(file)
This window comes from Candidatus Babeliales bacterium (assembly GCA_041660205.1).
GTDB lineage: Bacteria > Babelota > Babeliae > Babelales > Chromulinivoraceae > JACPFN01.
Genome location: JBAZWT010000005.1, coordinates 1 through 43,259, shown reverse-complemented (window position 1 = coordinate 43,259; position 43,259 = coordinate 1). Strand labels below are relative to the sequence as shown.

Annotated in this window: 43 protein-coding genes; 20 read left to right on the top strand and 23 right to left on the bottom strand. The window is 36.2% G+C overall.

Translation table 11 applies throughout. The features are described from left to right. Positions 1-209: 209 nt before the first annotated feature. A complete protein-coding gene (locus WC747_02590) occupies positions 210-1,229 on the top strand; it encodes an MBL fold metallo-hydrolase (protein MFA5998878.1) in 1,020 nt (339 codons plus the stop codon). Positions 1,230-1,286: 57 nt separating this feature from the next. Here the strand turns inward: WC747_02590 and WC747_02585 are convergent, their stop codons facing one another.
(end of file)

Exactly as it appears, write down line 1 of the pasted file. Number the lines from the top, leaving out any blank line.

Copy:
This window comes from Candidatus Babeliales bacterium (assembly GCA_041660205.1).